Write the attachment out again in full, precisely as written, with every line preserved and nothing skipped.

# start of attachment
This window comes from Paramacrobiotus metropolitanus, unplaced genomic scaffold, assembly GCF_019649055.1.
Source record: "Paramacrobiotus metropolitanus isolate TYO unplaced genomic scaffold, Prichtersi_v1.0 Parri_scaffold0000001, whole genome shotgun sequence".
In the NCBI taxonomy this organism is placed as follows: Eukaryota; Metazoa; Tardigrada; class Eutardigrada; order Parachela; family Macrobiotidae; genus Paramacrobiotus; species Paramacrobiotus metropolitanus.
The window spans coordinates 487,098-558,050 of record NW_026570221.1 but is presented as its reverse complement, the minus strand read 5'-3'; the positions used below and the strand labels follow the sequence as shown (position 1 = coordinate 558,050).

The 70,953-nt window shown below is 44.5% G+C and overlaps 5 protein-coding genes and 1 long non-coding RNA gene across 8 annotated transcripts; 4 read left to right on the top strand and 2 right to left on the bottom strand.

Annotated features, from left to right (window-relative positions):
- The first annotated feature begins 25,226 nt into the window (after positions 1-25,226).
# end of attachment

This window comes from Paramacrobiotus metropolitanus, unplaced genomic scaffold, assembly GCF_019649055.1.
Source record: "Paramacrobiotus metropolitanus isolate TYO unplaced genomic scaffold, Prichtersi_v1.0 Parri_scaffold0000001, whole genome shotgun sequence".
In the NCBI taxonomy this organism is placed as follows: Eukaryota; Metazoa; Tardigrada; class Eutardigrada; order Parachela; family Macrobiotidae; genus Paramacrobiotus; species Paramacrobiotus metropolitanus.
The window spans coordinates 487,098-558,050 of record NW_026570221.1 but is presented as its reverse complement, the minus strand read 5'-3'; the positions used below and the strand labels follow the sequence as shown (position 1 = coordinate 558,050).

The 70,953-nt window shown below is 44.5% G+C and overlaps 5 protein-coding genes and 1 long non-coding RNA gene across 8 annotated transcripts; 4 read left to right on the top strand and 2 right to left on the bottom strand.

Annotated features, from left to right (window-relative positions):
- The first annotated feature begins 25,226 nt into the window (after positions 1-25,226).